Photos of Daniel Lambert and Buck Mayers Provided
When I was asked to do a feature article for Long Drive Golf Magazine, I was humbled and excited to contribute! The information and data you will read here is solely based on my personal experiences in 3D studies over the last eight years. What I have learned in my over 30 years of teaching is that nothing compares to the 3D studies because I had to learn more on the biomechanics of speed and power. In 2009, I was fortunate to capture 3D swings and data using the M.A.T.T. System on two-time World Long Drive Champion, Jamie Sadlowski for Golf Digest at our Motion Sports Institute. Participants in this project included Art Sellinger, owner of LDA, Dr. Troy Van Biezen, and the team from Golf Digest.
From my perspective on 3D capture for long drive, Jamie was and still is the model. His athleticism and instincts to the laws of motion are freakish. Our time together was much more than me simply reading the data, it was a dialogue of me learning and understanding of what he sensed or felt he was doing. For any student to have the ability to repeat or change movement patterns, the teacher must take into consideration the student’s uniqueness and personal needs.
I have had the opportunity to film many Long Drivers on 3D with swing speeds of 135+ mph and from the data I have learned unique differences and commonalities to speed and power. The first prerequisite is screening the athlete. The body moves through the pattern of least resistance. Injuries, pain, physical limitations, mobility, stability, strengths, and awareness all must be assessed before any faulty swing patterns can be corrected. Therefore, the screening and a basic understanding of biomechanical deficiencies are the first step; otherwise any changes are futile.
The second step in the evaluation is an assessment of the equipment the player is using. More often than not, I find that regardless of the speed created, if a player’s smash factor, spin, launch, solidity, face to path, and/or angle of attack is poor – the length, flex, loft, lie, swing weight, static weight, grip, or all of the above will sabotage the potential maximum distance you can move it. I often see a 150 mph swing losing out to a 142 mph participant due to poorly fitted equipment. And in my opinion, that is not acceptable.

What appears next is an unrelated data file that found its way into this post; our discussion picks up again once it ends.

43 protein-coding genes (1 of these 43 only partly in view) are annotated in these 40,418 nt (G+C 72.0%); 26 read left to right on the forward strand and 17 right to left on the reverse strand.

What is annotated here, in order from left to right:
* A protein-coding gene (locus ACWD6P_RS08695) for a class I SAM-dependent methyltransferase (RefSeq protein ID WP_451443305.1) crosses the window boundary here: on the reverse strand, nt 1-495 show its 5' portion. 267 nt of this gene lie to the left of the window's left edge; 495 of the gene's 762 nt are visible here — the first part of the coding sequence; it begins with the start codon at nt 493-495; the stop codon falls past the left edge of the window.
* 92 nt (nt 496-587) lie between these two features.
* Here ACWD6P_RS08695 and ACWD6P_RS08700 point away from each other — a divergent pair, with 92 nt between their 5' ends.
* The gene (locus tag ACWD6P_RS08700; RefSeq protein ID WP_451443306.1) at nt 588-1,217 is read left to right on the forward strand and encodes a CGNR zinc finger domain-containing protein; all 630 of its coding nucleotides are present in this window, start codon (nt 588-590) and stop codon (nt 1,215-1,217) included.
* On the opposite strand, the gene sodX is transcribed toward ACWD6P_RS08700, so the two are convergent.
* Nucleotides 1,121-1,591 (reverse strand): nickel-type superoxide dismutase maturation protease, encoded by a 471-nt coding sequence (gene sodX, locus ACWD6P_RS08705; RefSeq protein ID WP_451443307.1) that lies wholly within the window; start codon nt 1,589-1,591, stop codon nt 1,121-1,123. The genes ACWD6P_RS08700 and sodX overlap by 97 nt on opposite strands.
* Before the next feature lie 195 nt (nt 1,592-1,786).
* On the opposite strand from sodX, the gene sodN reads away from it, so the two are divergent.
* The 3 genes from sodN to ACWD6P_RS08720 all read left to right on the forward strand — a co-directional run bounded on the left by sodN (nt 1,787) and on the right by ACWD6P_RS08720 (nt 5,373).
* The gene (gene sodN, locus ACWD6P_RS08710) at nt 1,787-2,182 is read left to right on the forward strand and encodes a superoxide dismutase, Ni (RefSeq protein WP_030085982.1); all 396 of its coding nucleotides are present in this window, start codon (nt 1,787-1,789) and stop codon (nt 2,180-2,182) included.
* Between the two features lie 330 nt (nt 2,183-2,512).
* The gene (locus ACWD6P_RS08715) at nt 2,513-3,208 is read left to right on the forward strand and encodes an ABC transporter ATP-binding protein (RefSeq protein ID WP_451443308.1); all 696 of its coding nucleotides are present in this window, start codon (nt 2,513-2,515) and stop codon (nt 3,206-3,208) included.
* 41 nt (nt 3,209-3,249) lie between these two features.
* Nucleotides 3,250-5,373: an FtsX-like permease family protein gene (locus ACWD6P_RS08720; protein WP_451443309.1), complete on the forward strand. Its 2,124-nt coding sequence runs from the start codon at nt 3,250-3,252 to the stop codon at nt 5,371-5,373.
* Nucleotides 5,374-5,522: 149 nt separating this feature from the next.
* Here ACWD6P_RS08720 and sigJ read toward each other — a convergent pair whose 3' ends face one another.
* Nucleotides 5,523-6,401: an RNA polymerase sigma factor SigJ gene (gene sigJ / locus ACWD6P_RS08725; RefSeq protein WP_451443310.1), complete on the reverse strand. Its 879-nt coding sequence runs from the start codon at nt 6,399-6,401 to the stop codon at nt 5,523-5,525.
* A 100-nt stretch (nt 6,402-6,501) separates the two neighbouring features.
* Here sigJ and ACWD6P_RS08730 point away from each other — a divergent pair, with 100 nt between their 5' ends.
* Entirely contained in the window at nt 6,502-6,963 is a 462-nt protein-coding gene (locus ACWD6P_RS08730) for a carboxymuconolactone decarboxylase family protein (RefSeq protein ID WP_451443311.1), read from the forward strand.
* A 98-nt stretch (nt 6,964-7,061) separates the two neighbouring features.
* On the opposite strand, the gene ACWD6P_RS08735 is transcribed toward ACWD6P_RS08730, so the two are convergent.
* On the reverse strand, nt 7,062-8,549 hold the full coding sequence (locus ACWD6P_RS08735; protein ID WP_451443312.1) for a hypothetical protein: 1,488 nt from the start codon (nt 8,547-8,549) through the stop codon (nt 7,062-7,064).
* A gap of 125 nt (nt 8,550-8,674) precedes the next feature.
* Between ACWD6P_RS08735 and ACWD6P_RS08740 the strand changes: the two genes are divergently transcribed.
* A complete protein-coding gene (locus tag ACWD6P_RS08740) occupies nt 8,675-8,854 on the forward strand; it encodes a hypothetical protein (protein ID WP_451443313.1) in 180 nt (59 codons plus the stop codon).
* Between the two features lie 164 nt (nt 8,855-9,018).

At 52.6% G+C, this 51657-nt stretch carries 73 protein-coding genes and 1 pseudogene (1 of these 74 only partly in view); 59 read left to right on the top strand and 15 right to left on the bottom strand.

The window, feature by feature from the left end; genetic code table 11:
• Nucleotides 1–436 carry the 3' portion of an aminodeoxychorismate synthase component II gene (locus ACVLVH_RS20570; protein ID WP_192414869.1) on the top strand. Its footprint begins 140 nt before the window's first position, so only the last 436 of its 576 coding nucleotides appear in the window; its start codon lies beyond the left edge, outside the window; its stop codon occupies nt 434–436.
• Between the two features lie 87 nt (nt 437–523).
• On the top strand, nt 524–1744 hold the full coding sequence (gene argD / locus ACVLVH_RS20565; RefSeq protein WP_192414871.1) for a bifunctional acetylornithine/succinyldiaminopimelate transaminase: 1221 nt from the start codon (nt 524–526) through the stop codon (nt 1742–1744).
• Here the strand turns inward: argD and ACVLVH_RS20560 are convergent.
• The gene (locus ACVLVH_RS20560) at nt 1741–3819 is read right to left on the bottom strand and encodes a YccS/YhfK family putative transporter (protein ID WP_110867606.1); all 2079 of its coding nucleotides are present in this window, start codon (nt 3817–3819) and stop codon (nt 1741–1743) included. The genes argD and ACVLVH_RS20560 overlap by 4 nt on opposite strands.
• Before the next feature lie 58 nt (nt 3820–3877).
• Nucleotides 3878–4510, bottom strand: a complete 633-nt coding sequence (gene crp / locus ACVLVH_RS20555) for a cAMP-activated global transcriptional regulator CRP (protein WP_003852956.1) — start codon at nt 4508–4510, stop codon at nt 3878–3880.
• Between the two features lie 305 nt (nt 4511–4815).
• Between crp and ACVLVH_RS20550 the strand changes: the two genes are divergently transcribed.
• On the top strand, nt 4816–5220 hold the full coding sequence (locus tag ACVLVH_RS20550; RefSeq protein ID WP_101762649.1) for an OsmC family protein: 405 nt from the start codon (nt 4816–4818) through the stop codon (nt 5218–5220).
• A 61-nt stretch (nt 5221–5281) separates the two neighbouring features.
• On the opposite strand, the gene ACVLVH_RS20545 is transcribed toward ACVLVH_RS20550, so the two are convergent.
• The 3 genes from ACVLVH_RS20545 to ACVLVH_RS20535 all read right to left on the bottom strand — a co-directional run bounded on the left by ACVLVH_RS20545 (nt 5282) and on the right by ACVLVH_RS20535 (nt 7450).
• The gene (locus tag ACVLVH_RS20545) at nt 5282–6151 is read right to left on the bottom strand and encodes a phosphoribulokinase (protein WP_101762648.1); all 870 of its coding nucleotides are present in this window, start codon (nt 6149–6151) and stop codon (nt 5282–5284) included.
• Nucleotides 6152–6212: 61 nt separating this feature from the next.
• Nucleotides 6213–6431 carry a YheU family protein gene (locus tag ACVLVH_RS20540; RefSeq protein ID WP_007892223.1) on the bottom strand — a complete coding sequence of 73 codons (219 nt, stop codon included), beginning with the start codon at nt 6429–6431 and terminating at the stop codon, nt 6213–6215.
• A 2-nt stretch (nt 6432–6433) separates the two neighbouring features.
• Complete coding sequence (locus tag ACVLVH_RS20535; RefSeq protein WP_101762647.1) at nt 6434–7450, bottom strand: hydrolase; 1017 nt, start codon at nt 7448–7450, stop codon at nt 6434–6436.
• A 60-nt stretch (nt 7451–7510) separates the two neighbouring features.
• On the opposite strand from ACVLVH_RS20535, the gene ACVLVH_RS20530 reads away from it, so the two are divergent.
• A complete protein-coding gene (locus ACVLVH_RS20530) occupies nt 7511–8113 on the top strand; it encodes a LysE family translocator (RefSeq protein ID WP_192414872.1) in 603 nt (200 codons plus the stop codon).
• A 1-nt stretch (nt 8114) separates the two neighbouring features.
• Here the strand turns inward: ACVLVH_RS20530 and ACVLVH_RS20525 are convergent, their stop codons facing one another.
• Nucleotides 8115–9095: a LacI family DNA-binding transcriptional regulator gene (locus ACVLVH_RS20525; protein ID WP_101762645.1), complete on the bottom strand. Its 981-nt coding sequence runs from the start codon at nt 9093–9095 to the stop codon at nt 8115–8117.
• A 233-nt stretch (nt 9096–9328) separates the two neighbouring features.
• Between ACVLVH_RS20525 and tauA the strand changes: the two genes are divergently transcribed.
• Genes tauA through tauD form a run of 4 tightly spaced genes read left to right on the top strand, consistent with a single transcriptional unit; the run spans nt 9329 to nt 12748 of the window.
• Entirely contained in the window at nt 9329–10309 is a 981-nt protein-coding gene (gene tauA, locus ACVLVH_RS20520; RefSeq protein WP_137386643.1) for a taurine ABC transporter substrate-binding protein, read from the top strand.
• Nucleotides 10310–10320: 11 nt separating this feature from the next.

The third step in the evaluation is to assess their personal ball flight. All too often, I see clients that have more natural speed hitting fades versus draws – and vice versa. This also will have tremendous negatives to how they hold it, aim it, place it, and sets up to the ball – basic fundamentals. Many preconceived ideas on distance have been debunked by 3D and radar data. Understand your way versus the way!
The fourth step in the evaluation is to understand sequencing and motion laws:
- The laws of inertia
- The law of force and acceleration
- What is angular motion?
- Do you know the difference in centrifugal force and centripetal force?
- How does mass, velocity, energy, and leverage interact to kinetic energy?
- Do you understand the lag, drag, pressure, and slack?
- Do you have a basic understanding of primary levers; trail wrist hinge, and trail forearm lever (Flexion/Extension)?
- Please describe torque it how it is used?
- Do you know how to train the most important muscles for speed?
- How do you use rotation and GRF (ground reaction forces)?
Any instruction based program to improve your speed and power must have a basic understanding of the above information. Imagine what would happen if you could get 2 to 3 miles an hour faster in fitness; 2 to 3 miles an hour faster in equipment; 2 to 3 miles an hour faster by finding your optimal best ball flight and set up; and 2 to 3 miles an hour faster in your kinematics. That would mean that you could gain between 8 to 12 mph.
Here’s my challenge to you – give it a try because we could see you at the Worlds this year!!
About the Author
Buck Mayers is the Director of Instruction at Escondido Golf & Lake Club in Horseshoe Bay, TX